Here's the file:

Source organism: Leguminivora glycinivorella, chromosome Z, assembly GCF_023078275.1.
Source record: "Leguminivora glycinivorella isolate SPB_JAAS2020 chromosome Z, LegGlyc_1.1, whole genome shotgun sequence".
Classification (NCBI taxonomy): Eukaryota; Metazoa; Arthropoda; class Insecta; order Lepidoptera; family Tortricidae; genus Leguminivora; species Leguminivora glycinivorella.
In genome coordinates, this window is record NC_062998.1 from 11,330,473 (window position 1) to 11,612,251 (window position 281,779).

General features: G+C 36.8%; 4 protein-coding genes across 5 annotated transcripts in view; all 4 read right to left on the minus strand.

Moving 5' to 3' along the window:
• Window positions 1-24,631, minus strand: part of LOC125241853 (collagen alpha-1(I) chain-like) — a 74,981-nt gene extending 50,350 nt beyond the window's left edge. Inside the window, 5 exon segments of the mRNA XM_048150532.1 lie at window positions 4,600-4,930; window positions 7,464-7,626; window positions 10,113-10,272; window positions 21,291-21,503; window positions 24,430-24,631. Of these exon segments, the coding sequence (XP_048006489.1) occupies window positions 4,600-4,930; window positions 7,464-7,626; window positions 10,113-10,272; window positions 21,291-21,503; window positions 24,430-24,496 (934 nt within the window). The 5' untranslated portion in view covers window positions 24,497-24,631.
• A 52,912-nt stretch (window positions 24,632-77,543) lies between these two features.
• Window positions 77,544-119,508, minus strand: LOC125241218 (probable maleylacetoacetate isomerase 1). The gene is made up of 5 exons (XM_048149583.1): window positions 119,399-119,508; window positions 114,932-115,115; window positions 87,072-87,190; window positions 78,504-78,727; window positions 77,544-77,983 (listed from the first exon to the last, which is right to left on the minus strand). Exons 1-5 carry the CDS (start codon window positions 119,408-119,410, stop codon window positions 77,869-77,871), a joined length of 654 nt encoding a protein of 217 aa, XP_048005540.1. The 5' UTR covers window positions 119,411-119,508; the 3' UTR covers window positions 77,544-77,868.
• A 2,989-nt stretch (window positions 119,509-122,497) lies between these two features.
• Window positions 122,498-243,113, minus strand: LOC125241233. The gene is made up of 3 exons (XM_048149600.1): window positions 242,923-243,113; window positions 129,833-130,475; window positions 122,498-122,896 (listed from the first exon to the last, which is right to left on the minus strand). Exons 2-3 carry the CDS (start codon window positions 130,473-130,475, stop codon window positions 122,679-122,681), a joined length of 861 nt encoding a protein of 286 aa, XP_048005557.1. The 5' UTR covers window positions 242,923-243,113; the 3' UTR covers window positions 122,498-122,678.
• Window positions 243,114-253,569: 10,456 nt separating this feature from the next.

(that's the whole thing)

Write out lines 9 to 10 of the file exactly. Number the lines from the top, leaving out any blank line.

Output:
• Window positions 77,544-119,508, minus strand: LOC125241218 (probable maleylacetoacetate isomerase 1). The gene is made up of 5 exons (XM_048149583.1): window positions 119,399-119,508; window positions 114,932-115,115; window positions 87,072-87,190; window positions 78,504-78,727; window positions 77,544-77,983 (listed from the first exon to the last, which is right to left on the minus strand). Exons 1-5 carry the CDS (start codon window positions 119,408-119,410, stop codon window positions 77,869-77,871), a joined length of 654 nt encoding a protein of 217 aa, XP_048005540.1. The 5' UTR covers window positions 119,411-119,508; the 3' UTR covers window positions 77,544-77,868.
• A 2,989-nt stretch (window positions 119,509-122,497) lies between these two features.